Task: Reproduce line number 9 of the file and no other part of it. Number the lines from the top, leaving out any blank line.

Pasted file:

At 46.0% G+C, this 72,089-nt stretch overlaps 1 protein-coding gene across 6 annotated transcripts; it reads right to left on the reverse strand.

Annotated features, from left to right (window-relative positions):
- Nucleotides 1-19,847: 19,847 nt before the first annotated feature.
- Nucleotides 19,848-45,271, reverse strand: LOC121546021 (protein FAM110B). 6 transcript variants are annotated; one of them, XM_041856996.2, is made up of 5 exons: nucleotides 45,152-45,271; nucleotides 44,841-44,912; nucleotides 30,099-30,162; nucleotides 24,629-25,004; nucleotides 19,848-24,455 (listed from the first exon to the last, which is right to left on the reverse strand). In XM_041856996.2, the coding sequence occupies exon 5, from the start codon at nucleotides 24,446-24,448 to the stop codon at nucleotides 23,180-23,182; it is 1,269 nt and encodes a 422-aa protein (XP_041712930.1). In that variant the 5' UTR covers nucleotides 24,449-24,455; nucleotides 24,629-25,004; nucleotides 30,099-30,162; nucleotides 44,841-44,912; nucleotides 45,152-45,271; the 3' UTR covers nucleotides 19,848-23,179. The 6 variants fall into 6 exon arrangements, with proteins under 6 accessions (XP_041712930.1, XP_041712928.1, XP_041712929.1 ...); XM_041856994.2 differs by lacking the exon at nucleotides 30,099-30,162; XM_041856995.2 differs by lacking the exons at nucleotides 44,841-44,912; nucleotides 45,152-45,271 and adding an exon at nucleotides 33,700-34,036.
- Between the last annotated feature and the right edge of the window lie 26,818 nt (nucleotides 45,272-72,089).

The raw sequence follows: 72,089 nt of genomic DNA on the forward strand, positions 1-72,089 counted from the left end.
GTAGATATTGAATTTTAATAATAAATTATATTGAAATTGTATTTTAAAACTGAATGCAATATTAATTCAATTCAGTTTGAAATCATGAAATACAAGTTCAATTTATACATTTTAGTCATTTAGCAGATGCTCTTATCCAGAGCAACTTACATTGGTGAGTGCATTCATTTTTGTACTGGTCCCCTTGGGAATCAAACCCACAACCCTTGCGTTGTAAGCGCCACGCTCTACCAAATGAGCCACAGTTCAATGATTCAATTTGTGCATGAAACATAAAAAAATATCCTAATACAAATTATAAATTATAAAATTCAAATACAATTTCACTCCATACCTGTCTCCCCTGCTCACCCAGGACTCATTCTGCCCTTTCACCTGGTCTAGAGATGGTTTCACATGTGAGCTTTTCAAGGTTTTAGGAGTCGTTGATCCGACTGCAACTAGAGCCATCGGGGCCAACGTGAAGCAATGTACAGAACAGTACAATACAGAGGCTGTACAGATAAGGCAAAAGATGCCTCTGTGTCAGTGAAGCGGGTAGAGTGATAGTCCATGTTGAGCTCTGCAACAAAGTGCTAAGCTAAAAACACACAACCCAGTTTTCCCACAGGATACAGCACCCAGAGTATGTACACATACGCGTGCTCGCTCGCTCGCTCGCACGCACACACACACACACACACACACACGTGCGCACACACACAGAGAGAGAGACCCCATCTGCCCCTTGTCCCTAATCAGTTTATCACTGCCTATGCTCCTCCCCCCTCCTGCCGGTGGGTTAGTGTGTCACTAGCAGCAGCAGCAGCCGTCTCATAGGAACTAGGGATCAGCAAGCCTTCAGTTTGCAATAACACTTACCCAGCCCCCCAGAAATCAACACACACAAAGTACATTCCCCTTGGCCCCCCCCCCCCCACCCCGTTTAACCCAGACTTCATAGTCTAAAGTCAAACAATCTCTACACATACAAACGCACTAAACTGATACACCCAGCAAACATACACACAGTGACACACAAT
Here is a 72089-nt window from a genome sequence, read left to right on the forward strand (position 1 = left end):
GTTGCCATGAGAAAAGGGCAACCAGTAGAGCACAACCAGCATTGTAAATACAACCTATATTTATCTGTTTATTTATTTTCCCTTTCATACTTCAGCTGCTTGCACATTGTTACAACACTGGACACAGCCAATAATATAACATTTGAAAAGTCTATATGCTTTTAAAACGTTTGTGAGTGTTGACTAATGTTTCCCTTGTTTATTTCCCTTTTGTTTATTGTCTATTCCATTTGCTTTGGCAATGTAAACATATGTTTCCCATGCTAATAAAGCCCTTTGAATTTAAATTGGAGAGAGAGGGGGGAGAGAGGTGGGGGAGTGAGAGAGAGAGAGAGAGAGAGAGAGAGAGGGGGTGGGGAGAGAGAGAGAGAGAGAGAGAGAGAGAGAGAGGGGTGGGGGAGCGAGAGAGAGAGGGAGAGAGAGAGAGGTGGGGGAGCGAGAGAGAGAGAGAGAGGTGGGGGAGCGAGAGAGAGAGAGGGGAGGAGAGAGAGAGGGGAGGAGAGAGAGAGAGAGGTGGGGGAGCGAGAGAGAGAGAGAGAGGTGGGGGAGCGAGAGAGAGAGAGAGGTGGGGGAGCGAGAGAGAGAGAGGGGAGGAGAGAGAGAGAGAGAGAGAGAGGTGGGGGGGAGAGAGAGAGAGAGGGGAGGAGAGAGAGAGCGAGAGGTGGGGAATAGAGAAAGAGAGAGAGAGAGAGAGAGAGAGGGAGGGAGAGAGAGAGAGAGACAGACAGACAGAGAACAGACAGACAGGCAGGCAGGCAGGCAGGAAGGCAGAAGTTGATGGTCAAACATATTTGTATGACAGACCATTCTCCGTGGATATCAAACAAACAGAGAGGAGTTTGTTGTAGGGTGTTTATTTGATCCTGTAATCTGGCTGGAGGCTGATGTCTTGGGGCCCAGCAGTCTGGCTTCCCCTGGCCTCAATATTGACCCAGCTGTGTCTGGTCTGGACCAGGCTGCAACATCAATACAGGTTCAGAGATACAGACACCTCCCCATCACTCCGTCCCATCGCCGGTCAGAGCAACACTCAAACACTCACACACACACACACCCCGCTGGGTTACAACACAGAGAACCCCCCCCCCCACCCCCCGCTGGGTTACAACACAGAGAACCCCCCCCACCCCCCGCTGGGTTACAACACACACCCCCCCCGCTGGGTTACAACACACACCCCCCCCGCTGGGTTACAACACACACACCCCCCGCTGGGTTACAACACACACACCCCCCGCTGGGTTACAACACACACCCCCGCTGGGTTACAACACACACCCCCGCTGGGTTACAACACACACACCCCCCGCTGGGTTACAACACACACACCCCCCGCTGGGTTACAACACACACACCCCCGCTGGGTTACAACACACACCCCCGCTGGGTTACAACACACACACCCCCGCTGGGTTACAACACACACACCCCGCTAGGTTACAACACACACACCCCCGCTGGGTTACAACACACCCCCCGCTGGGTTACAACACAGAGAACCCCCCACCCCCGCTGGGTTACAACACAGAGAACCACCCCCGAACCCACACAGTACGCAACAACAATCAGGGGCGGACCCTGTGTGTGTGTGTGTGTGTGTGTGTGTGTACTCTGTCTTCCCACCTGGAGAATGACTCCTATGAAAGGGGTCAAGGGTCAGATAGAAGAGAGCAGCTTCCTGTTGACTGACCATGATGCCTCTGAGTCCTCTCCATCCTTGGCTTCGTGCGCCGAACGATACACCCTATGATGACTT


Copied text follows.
GTTGCCATGAGAAAAGGGCAACCAGTAGAGCACAACCAGCATTGTAAATACAACCTATATTTATCTGTTTATTTATTTTCCCTTTCATACTTCAGCTGCTTGCACATTGTTACAACACTGGACACAGCCAATAATATAACATTTGAAAAGTCTATATGCTTTTAAAACGTTTGTGAGTGTTGACTAATGTTTCCCTTGTTTATTTCCCTTTTGTTTATTGTCTATTCCATTTGCTTTGGCAATGTAAACATATGTTTCCCATGCTAATAAAGCCCTTTGAATTTAAATTGGAGAGAGAGGGGGGAGAGAGGTGGGGGAGTGAGAGAGAGAGAGAGAGAGAGAGAGAGAGGGGGTGGGGAGAGAGAGAGAGAGAGAGAGAGAGAGAGAGAGGGGTGGGGGAGCGAGAGAGAGAGGGAGAGAGAGAGAGGTGGGGGAGCGAGAGAGAGAGAGAGAGGTGGGGGAGCGAGAGAGAGAGAGGGGAGGAGAGAGAGAGGGGAGGAGAGAGAGAGAGAGGTGGGGGAGCGAGAGAGAGAGAGAGAGGTGGGGGAGCGAGAGAGAGAGAGAGGTGGGGGAGCGAGAGAGAGAGAGGGGAGGAGAGAGAGAGAGAGAGAGAGAGGTGGGGGGGAGAGAGAGAGAGAGGGGAGGAGAGAGAGAGCGAGAGGTGGGGAATAGAGAAAGAGAGAGAGAGAGAGAGAGAGAGGGAGGGAGAGAGAGAGAGAGACAGACAGACAGAGAACAGACAGACAGGCAGGCAGGCAGGCAGGAAGGCAGAAGTTGATGGTCAAACATATTTGTATGACAGACCATTCTCCGTGGATATCAAACAAACAGAGAGGAGTTTGTTGTAGGGTGTTTATTTGATCCTGTAATCTGGCTGGAGGCTGATGTCTTGGGGCCCAGCAGTCTGGCTTCCCCTGGCCTCAATATTGACCCAGCTGTGTCTGGTCTGGACCAGGCTGCAACATCAATACAGGTTCAGAGATACAGACACCTCCCCATCACTCCGTCCCATCGCCGGTCAGAGCAACACTCAAACACTCACACACACACACACCCCGCTGGGTTACAACACAGAGAACCCCCCCCCCCACCCCCCGCTGGGTTACAACACAGAGAACCCCCCCCACCCCCCGCTGGGTTACAACACACACCCCCCCCGCTGGGTTACAACACACACCCCCCCCGCTGGGTTACAACACACACACCCCCCGCTGGGTTACAACACACACACCCCCCGCTGGGTTACAACACACACCCCCGCTGGGTTACAACACACACCCCCGCTGGGTTACAACACACACACCCCCCGCTGGGTTACAACACACACACCCCCCGCTGGGTTACAACACACACACCCCCGCTGGGTTACAACACACACCCCCGCTGGGTTACAACACACACACCCCCGCTGGGTTACAACACACACACCCCGCTAGGTTACAACACACACACCCCCGCTGGGTTACAACACACCCCCCGCTGGGTTACAACACAGAGAACCCCCCACCCCCGCTGGGTTACAACACAGAGAACCACCCCCGAACCCACACAGTACGCAACAACAATCAGGGGCGGACCCTGTGTGTGTGTGTGTGTGTGTGTGTGTGTACTCTGTCTTCCCACCTGGAGAATGACTCCTATGAAAGGGGTCAAGGGTCAGATAGAAGAGAGCAGCTTCCTGTTGACTGACCATGATGCCTCTGAGTCCTCTCCATCCTTGGCTTCGTGCGCCGAACGATACACCCTATGATGACTT